AbstractAims and objectives.
To discuss findings from an ethnographic study, considering the experiences of patients and families, using peritoneal dialysis at home in the United Kingdom.Background.
Peritoneal dialysis is a daily, life-preserving treatment for end-stage renal disease, undertaken in the patient's home. With ever-growing numbers of patients requiring treatment for this condition, the increased use of peritoneal dialysis is being promoted. While it is known that quality of life is reduced when using dialysis, few studies have sought to explore experiences of peritoneal dialysis specifically. No previous studies were identified that adopted an ethnographic approach.Design.
A qualitative design was employed, utilising ethnographic methodology.Methods.
Ethical and governance approvals were gained in November 2010 and data were generated in 2011. Patients (n = 16) and their relatives (n = 9) were interviewed and observed using peritoneal dialysis in their homes. Thematic analysis was undertaken using Wolcott's (1994) three stage process: Description, Analysis and Interpretation.Results.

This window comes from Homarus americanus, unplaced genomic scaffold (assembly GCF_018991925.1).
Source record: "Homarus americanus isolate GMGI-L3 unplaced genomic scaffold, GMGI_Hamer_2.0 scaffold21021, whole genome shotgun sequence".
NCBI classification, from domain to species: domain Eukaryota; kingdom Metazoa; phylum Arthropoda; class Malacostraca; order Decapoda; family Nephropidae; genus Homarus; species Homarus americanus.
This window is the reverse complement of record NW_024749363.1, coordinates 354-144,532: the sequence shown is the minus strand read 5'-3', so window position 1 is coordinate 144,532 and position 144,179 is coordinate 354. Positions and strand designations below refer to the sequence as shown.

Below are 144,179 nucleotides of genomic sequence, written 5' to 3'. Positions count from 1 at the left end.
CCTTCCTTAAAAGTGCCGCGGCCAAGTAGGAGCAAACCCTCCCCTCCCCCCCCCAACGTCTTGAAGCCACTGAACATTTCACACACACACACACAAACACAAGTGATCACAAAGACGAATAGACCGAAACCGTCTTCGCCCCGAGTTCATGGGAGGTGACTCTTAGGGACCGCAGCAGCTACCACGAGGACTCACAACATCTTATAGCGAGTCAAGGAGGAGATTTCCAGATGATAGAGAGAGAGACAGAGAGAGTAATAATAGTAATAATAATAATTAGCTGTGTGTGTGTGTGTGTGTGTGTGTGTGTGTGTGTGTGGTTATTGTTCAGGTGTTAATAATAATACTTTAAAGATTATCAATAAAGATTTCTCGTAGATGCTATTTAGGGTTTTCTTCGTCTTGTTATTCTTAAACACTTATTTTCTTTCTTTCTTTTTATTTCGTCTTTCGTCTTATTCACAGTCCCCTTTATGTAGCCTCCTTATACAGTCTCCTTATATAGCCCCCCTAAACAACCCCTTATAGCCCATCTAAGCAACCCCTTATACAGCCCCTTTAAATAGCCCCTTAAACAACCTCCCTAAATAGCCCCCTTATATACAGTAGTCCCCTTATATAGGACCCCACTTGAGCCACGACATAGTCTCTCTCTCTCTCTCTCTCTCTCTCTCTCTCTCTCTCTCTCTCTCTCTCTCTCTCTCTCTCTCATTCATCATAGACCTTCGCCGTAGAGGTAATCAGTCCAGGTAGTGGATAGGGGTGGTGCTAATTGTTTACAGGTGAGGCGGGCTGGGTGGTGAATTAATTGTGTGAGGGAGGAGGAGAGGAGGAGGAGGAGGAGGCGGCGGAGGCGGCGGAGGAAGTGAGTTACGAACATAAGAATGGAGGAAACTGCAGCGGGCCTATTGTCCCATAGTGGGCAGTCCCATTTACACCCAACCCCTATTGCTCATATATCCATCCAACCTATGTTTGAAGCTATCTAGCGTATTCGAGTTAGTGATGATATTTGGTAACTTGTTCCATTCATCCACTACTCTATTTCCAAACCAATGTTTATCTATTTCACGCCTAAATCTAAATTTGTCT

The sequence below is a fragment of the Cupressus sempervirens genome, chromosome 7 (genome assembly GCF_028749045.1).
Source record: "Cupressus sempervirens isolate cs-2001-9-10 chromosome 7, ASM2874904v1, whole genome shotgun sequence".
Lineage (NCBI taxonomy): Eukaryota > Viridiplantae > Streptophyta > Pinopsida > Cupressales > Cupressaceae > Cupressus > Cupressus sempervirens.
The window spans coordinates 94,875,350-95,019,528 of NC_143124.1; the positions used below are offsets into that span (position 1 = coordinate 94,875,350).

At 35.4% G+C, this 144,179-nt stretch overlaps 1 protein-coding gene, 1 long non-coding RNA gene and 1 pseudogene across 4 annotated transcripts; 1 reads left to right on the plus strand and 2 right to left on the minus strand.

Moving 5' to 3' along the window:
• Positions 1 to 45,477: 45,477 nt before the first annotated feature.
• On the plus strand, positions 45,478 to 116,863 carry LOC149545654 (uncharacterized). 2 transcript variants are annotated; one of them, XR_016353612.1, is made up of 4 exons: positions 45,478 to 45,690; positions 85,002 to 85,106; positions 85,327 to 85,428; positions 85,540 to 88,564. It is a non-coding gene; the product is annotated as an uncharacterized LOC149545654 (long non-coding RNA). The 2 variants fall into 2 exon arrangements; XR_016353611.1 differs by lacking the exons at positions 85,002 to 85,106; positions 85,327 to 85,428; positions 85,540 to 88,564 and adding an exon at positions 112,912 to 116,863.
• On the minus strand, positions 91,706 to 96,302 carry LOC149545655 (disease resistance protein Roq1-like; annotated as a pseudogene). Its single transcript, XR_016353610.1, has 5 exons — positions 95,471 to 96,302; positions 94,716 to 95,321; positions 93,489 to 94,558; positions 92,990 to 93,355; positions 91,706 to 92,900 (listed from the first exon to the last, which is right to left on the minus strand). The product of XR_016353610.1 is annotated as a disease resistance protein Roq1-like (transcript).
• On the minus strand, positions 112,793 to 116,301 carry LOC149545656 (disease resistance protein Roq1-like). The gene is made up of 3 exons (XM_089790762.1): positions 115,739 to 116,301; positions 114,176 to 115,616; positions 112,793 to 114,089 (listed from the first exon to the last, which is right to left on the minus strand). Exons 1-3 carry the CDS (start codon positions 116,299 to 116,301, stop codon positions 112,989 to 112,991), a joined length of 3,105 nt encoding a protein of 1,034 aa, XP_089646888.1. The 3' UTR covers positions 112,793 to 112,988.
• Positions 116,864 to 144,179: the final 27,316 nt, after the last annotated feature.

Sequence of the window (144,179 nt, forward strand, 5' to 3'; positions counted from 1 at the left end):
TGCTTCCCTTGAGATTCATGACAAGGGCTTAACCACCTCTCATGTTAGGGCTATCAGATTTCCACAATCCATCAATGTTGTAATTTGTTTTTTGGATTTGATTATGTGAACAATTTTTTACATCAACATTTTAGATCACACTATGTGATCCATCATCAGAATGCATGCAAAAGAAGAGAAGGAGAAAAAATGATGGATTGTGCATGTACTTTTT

This article describes four themes: initiating peritoneal dialysis; the constraints of peritoneal dialysis due to medicalisation of the home environment and the imposition of rigid timetables; the uncertainty of managing crises and inevitable deterioration; and seeking freedom through creativity and hope of a kidney transplant.Conclusions.
This study highlights the culture of patients and their families living with peritoneal dialysis. Despite the challenges posed by the treatment, participants were grateful they were able to self-manage at home. Furthermore, ethnographic methods offer an appropriate and meaningful way of considering how patients live with home technologies.Relevance to clinical practice.
Participants reported confusion about kidney transplantation and also how to identify peritonitis, and ongoing education from nurses and other healthcare professionals is thus vital. Opportunities for sharing experiences of peritoneal dialysis were valued by participants and further peer-support services should thus be considered.